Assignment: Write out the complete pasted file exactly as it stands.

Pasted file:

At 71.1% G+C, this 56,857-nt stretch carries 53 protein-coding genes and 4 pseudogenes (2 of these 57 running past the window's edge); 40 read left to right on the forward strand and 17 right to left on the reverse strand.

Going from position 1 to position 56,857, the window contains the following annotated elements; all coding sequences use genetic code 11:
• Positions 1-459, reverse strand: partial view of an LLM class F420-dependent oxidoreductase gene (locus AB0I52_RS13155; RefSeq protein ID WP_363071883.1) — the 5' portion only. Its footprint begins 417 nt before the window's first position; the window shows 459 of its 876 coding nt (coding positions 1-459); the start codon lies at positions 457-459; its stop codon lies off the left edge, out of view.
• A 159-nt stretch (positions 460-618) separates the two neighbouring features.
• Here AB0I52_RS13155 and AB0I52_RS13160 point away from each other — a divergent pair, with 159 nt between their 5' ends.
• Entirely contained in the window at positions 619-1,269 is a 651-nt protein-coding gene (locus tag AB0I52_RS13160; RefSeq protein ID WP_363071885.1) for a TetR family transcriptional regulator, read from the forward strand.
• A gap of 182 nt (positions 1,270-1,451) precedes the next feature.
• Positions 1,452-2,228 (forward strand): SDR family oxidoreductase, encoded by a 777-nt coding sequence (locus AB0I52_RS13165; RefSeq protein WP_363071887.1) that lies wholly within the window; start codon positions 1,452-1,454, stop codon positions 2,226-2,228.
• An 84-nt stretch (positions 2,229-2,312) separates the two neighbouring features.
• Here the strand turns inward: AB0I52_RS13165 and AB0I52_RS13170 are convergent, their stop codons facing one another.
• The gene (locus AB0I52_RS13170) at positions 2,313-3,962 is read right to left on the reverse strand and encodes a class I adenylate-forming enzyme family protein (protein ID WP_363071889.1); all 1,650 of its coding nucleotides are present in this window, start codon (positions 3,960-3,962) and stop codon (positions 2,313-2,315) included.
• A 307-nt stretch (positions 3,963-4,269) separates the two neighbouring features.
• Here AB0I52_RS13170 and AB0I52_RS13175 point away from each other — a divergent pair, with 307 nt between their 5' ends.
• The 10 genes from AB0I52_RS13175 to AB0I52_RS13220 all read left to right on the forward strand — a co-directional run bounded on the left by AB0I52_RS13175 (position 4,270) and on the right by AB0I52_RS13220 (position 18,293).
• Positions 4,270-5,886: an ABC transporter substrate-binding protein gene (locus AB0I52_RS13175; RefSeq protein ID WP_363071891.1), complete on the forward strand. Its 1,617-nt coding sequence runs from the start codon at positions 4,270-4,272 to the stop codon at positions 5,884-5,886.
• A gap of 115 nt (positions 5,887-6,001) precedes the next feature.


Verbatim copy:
At 71.1% G+C, this 56,857-nt stretch carries 53 protein-coding genes and 4 pseudogenes (2 of these 57 running past the window's edge); 40 read left to right on the forward strand and 17 right to left on the reverse strand.

Going from position 1 to position 56,857, the window contains the following annotated elements; all coding sequences use genetic code 11:
• Positions 1-459, reverse strand: partial view of an LLM class F420-dependent oxidoreductase gene (locus AB0I52_RS13155; RefSeq protein ID WP_363071883.1) — the 5' portion only. Its footprint begins 417 nt before the window's first position; the window shows 459 of its 876 coding nt (coding positions 1-459); the start codon lies at positions 457-459; its stop codon lies off the left edge, out of view.
• A 159-nt stretch (positions 460-618) separates the two neighbouring features.
• Here AB0I52_RS13155 and AB0I52_RS13160 point away from each other — a divergent pair, with 159 nt between their 5' ends.
• Entirely contained in the window at positions 619-1,269 is a 651-nt protein-coding gene (locus tag AB0I52_RS13160; RefSeq protein ID WP_363071885.1) for a TetR family transcriptional regulator, read from the forward strand.
• A gap of 182 nt (positions 1,270-1,451) precedes the next feature.
• Positions 1,452-2,228 (forward strand): SDR family oxidoreductase, encoded by a 777-nt coding sequence (locus AB0I52_RS13165; RefSeq protein WP_363071887.1) that lies wholly within the window; start codon positions 1,452-1,454, stop codon positions 2,226-2,228.
• An 84-nt stretch (positions 2,229-2,312) separates the two neighbouring features.
• Here the strand turns inward: AB0I52_RS13165 and AB0I52_RS13170 are convergent, their stop codons facing one another.
• The gene (locus AB0I52_RS13170) at positions 2,313-3,962 is read right to left on the reverse strand and encodes a class I adenylate-forming enzyme family protein (protein ID WP_363071889.1); all 1,650 of its coding nucleotides are present in this window, start codon (positions 3,960-3,962) and stop codon (positions 2,313-2,315) included.
• A 307-nt stretch (positions 3,963-4,269) separates the two neighbouring features.
• Here AB0I52_RS13170 and AB0I52_RS13175 point away from each other — a divergent pair, with 307 nt between their 5' ends.
• The 10 genes from AB0I52_RS13175 to AB0I52_RS13220 all read left to right on the forward strand — a co-directional run bounded on the left by AB0I52_RS13175 (position 4,270) and on the right by AB0I52_RS13220 (position 18,293).
• Positions 4,270-5,886: an ABC transporter substrate-binding protein gene (locus AB0I52_RS13175; RefSeq protein ID WP_363071891.1), complete on the forward strand. Its 1,617-nt coding sequence runs from the start codon at positions 4,270-4,272 to the stop codon at positions 5,884-5,886.
• A gap of 115 nt (positions 5,887-6,001) precedes the next feature.